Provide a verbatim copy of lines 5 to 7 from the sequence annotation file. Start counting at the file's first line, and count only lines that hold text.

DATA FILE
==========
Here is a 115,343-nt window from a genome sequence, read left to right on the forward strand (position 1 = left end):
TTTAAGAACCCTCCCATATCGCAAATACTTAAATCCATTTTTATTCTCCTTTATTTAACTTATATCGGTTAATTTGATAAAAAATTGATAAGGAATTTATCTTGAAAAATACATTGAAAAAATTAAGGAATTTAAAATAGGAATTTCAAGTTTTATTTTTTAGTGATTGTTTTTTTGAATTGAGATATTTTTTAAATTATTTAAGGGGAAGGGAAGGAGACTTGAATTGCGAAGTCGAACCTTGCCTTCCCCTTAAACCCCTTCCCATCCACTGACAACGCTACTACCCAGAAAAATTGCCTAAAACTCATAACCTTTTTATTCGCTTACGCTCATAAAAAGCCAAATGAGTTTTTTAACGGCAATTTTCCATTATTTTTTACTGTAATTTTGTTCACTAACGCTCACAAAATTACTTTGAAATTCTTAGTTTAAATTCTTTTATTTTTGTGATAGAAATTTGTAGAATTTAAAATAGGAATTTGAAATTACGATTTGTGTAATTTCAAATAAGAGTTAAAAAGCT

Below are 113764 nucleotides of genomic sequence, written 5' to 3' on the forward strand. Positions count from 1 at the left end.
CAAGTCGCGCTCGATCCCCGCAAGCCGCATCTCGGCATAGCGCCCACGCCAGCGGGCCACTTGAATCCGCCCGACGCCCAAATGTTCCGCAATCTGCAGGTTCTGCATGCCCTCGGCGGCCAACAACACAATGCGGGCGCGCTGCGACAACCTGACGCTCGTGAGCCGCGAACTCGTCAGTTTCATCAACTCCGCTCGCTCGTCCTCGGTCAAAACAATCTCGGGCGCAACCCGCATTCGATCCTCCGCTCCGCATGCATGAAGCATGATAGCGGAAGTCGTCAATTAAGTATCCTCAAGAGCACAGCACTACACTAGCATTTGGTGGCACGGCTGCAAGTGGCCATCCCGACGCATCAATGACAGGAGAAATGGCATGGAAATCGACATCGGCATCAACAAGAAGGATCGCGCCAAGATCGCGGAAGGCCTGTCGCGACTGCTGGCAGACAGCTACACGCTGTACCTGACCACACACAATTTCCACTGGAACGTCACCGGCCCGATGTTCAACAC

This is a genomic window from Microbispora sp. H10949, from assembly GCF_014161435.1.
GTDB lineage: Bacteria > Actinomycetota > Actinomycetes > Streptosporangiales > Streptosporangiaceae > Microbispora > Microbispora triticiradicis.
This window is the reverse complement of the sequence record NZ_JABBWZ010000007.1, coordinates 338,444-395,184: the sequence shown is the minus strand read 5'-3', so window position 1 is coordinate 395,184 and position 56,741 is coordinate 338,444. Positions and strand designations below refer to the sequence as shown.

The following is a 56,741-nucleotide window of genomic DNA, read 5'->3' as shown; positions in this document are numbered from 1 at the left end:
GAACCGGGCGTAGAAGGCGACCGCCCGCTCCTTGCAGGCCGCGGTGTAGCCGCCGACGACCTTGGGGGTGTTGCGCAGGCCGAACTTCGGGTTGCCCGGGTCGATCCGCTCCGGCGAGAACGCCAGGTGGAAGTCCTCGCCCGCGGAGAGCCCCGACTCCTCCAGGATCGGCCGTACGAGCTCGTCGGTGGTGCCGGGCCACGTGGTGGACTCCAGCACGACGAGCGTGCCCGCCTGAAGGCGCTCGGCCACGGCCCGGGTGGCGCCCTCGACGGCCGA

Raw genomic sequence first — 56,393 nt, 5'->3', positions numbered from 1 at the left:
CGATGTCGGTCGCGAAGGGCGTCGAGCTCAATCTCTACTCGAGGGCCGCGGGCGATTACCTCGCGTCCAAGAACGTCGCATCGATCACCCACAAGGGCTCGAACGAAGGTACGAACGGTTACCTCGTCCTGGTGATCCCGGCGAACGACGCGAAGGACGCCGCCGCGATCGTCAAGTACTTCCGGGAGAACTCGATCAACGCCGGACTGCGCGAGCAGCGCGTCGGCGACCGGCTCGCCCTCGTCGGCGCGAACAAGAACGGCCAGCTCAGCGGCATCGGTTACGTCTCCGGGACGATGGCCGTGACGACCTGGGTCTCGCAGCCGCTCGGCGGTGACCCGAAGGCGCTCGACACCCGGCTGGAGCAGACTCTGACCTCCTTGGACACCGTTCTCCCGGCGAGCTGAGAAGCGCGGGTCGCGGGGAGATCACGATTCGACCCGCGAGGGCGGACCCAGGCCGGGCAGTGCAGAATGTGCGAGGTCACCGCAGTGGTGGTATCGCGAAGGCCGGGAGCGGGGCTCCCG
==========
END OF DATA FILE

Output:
This is a genomic window from Microbispora sp. H10949, from assembly GCF_014161435.1.
GTDB lineage: Bacteria > Actinomycetota > Actinomycetes > Streptosporangiales > Streptosporangiaceae > Microbispora > Microbispora triticiradicis.
This window is the reverse complement of the sequence record NZ_JABBWZ010000007.1, coordinates 338,444-395,184: the sequence shown is the minus strand read 5'-3', so window position 1 is coordinate 395,184 and position 56,741 is coordinate 338,444. Positions and strand designations below refer to the sequence as shown.